According to the extras on the DVD it was quite a coup for Wilder to get Robinson for this role because he was used to top billing, but luckily Robinson decided it was time in his storied career to slip into character roles. It was tough getting anyone to play the roles of Walter and Phyllis because both are heavy characters and actors don't want to be typecast as heavies. The move worked out best for MacMurray, who went on to have a long and varied career in movies and TV. Stanwyck also had a long and varied career, but she may have suffered from a bit of typecasting after her electrifying role as the femme fatale in this film. The whole story of this film rests upon the attraction between Walter and Phyllis. I couldn't quite buy into it, but that obviously isn't a problem for fans of this film. For me, it is mostly notable for its perfect cast, great performances, deft direction, great musical score by Miklós Rózsa and sharp cinematography by John F. Seitz and of course that sparkling dialogue. This film rates a B.

In addition to the main film and some extras, including commentary audio tracks, and a documentary on the making of the film and the film noir movement, “Shadows of Suspense,” this Universal Legacy Series DVD includes an introduction by Robert Osborne of Turner Classic Movies. The second disk is the 1973 made-for-TV movie of “Double Indemnity” based on the same screenplay, starring Richard Crenna, Lee J. Cobb and Samantha Eggar. It is nowhere near as good as the original. It highlights the main weakness in the original script, namely how the tricky relationship between Walter and Phyllis is handled. The DVD rates an A.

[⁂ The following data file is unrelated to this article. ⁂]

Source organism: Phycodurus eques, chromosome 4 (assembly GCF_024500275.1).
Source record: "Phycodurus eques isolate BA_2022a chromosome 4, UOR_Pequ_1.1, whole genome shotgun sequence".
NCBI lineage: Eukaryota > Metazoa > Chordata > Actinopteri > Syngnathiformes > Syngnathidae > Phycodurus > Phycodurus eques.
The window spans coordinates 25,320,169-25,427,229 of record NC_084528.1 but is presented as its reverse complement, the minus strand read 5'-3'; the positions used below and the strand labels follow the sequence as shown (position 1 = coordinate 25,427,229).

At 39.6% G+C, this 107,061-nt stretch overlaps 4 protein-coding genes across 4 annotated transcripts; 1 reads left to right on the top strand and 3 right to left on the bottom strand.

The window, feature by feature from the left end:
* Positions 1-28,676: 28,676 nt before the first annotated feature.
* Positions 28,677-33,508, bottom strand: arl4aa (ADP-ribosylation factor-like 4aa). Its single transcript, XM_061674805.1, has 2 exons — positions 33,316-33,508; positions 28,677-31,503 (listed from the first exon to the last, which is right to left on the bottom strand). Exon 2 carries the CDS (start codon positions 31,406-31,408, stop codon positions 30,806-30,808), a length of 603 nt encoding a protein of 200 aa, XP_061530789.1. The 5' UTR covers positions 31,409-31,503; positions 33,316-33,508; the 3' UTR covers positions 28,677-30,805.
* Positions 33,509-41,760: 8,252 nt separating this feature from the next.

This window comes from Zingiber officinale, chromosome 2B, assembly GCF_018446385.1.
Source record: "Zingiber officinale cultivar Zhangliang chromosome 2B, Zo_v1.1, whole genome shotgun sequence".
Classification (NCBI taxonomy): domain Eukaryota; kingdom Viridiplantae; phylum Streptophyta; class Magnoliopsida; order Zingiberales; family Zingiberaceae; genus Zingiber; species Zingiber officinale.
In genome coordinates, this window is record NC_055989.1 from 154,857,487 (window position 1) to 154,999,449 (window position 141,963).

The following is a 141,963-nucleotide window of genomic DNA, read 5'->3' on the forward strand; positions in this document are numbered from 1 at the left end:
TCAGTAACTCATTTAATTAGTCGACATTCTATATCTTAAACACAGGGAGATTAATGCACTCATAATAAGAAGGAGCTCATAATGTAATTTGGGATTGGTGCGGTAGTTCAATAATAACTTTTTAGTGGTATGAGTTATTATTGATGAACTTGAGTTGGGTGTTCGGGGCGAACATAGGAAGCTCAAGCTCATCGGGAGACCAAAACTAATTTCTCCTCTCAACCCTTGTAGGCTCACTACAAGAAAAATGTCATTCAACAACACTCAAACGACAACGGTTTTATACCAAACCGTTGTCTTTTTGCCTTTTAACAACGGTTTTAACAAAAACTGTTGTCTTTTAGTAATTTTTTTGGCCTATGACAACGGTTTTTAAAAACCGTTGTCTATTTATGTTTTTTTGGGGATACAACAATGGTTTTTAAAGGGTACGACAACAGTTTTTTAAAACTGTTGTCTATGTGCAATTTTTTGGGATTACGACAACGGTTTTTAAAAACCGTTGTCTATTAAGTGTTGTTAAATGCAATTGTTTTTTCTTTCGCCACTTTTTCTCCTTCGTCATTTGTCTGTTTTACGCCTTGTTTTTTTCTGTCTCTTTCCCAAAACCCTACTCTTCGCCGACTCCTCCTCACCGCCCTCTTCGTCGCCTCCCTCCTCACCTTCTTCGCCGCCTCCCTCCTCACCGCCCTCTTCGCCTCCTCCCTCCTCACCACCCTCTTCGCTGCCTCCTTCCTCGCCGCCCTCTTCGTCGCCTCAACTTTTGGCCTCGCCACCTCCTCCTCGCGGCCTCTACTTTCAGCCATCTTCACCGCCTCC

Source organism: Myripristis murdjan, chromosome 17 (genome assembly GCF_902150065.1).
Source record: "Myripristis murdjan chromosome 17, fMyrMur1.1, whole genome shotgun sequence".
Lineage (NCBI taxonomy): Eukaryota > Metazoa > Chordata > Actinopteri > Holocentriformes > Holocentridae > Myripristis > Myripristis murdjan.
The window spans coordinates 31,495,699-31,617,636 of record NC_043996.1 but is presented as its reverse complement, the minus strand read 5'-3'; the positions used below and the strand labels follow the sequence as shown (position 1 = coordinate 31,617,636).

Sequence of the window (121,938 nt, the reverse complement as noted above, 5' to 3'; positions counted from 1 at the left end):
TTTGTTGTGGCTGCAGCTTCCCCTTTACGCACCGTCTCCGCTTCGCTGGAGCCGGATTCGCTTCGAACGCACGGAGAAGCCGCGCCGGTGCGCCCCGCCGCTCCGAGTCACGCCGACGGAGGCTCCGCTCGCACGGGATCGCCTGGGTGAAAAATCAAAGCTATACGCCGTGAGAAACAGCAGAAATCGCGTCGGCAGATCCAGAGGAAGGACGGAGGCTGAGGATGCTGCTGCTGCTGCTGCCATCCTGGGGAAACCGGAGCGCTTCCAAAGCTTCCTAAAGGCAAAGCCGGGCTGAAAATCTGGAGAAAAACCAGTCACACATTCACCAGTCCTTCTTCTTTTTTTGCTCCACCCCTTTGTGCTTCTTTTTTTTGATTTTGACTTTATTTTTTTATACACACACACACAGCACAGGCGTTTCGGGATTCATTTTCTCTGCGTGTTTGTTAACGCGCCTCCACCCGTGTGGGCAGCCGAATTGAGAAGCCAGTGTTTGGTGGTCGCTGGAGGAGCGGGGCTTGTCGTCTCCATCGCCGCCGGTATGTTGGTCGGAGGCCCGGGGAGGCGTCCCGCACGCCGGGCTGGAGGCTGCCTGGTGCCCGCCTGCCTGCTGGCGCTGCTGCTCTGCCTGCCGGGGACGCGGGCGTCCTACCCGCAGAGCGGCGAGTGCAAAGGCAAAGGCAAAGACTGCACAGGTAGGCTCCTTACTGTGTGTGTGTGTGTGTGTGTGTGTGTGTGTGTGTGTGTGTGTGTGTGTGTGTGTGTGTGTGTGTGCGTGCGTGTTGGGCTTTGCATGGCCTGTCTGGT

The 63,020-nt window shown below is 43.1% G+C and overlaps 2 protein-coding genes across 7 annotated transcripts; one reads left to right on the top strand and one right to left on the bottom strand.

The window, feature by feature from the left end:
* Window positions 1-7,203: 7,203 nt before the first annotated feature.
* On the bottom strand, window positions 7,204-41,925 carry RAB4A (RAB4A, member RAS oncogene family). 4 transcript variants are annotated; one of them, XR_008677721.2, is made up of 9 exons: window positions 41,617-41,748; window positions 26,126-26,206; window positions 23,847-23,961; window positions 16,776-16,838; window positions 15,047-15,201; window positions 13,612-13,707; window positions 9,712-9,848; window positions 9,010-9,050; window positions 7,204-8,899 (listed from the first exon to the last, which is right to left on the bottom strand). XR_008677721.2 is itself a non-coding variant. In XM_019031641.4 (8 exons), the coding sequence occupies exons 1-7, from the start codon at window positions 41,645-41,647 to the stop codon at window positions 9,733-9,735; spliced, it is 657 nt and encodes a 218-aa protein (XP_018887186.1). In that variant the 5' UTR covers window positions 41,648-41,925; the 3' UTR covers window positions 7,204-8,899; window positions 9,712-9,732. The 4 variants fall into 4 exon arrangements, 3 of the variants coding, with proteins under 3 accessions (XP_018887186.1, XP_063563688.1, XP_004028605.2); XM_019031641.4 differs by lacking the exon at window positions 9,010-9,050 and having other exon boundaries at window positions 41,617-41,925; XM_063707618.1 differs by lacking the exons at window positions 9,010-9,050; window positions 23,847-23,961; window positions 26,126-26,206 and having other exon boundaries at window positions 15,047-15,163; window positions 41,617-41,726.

Click here for links to places to buy or rent this movie in video and/or DVD format, or to buy the soundtrack, posters, books, even used videos, games, electronics and lots of other stuff. I suggest you shop at least two of these places before buying anything. Prices seem to vary continuously. For more information on this film, click on this link to The Internet Movie Database. Type in the name of the movie in the search box and press enter. You will be able to find background information on the film, the actors, and links to much more information.

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Copyright © 2008 Robert Roten. All rights reserved.
Reproduced with the permission of the copyright holder.
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Robert Roten can be reached via e-mail at my last name at lariat dot org. [Mailer button: image of letter and envelope]

(If you e-mail me with a question about this or any other movie or review, please mention the name of the movie you are asking the question about, otherwise I may have no way of knowing which film you are referring to)